This year, the United States passed Singapore to rank as the world’s second most competitive economy due in large part to its capacity for innovation and business sophistication. Meanwhile, China’s economy, the second largest in the world, ranks 27th — dragged down by a climbing deficit and declining infrastructure quality, while ranking favorably in technological readiness and attracting foreign direct investment.

Click here to see the best economies in the world.
Click here to see the worst economies in the world.
Click here to see our detailed findings and methodology.

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24/7wallstreet

States Where Poverty is Worse Than You Think

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Most agree the poor deserve public help. But where should the line dividing poor from non-poor be set? The U.S. government answered this question in 1963 by by setting official poverty thresholds according to an estimate of basic need. This figure is updated every year for price changes. Today, the annual poverty level income is $12,060 for an individual, and $24,600 for a family of four.

Poverty thresholds are the same nationwide, with no separate guidance for different states or cities and the varied conditions within those areas. Poverty thresholds do not account for differences in cost of living, taxes, and government assistance programs — all of which can be different not only by state but sometimes even by city.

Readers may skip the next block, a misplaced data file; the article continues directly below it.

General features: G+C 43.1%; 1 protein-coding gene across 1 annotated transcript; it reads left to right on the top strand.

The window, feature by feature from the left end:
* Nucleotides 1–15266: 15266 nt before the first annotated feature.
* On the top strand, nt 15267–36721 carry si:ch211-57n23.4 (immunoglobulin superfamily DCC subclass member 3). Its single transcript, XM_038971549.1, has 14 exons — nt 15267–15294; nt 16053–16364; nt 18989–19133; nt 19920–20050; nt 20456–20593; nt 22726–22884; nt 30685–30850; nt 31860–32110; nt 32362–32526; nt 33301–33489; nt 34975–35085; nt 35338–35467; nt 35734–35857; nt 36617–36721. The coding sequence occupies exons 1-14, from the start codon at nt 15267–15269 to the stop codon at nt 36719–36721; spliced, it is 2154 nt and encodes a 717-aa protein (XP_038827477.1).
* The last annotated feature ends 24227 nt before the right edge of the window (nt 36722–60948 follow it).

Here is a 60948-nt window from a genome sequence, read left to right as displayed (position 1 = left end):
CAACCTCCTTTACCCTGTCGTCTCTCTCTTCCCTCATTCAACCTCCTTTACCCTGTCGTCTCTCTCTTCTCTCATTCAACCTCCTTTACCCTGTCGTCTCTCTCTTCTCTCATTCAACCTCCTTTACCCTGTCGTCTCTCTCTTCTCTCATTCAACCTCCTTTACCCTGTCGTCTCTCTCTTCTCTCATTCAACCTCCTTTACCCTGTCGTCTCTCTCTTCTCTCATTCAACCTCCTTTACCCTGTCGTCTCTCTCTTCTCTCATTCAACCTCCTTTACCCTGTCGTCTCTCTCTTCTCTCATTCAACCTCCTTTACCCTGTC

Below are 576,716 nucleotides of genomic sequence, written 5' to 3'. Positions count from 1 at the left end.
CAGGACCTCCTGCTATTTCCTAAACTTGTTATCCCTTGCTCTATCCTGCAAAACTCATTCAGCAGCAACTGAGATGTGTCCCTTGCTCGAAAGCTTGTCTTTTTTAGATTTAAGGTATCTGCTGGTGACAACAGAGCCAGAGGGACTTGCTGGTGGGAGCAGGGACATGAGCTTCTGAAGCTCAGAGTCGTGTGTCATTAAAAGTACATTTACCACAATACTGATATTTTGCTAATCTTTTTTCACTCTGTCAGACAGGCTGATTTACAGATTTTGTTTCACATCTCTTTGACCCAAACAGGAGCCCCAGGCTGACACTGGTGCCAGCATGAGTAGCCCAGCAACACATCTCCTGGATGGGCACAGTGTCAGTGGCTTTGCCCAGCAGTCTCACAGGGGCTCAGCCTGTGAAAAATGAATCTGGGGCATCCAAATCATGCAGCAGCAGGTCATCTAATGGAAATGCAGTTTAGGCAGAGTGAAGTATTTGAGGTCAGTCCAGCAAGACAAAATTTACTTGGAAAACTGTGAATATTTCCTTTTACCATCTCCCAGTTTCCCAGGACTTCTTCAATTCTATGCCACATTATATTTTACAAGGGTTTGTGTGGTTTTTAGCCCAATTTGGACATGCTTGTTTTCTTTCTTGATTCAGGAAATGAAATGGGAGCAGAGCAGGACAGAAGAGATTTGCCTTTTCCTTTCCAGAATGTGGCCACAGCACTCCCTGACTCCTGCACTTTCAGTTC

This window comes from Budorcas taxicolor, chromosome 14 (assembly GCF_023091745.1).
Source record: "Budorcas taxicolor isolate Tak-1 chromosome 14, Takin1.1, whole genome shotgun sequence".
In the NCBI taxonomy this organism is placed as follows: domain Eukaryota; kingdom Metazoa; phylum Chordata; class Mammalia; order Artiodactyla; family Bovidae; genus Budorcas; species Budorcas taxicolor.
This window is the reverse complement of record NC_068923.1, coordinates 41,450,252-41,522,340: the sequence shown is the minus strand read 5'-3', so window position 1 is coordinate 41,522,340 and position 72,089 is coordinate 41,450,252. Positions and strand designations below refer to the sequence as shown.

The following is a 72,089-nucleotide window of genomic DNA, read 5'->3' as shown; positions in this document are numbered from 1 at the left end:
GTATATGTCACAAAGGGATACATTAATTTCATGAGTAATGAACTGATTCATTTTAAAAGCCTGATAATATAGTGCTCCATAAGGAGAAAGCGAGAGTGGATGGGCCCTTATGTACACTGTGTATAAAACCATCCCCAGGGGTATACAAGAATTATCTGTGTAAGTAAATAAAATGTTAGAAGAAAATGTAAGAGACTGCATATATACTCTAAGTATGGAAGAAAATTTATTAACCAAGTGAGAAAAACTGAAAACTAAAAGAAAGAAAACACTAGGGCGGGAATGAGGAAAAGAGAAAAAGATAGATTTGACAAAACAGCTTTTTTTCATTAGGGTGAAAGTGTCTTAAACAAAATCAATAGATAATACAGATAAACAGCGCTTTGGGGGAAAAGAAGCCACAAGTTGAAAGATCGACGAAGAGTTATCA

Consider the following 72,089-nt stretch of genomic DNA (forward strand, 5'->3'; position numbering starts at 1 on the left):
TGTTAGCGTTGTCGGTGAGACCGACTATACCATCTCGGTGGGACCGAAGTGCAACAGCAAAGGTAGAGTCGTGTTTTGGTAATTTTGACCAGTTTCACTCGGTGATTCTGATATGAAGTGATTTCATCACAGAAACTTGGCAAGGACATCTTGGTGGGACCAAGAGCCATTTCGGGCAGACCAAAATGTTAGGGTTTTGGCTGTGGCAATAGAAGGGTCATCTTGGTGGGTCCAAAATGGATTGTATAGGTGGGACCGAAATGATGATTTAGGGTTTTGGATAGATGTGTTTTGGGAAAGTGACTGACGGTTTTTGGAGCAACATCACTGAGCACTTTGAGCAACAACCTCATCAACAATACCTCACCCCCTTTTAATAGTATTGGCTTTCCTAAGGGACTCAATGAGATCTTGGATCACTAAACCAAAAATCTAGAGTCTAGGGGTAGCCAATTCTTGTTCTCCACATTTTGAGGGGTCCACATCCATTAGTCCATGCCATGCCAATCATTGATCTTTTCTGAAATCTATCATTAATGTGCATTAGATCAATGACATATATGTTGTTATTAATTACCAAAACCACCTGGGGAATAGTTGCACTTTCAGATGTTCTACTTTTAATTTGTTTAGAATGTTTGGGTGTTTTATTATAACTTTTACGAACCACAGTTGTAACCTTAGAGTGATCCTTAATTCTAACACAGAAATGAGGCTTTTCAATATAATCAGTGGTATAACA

To help address the limitations of the official poverty threshold and to help gauge the effectiveness of anti-poverty programs, Census researchers developed the supplemental poverty measure. The SPM extends the official measure by taking assistance programs and additional cost factors into account. The SPM revealed that Social Security and refundable tax credits helped raise 26.1 million and 8.2 million people, respectively, out of poverty last year. When these factors are added to the calculation there is a reduction in poverty overall of 8.2% and 2.5%. The alternative measure also shows greater variation in poverty between states. In some states, poverty is much worse than the official measure suggests, while in others it is better.

24/7 Wall St. reviewed states where the difference between the supplemental poverty rate and the official poverty rate was the largest. We also reviewed states where the SPM was lower than the official rate. While the supplemental poverty rate is far lower than the official rate in some states like Louisiana or Mississippi, both remain among the poorest in the nation by either measure. Others, like West Virginia or Missouri have supplemental poverty rates below the nationwide rate. Using the alternative measure, high-income states like New York and California have among the highest poverty rates in the country.

Click here to see the states where poverty is worse than you think.
Click here to see the states where poverty is not as bad as you think.
Click here to see our detailed findings and methodology.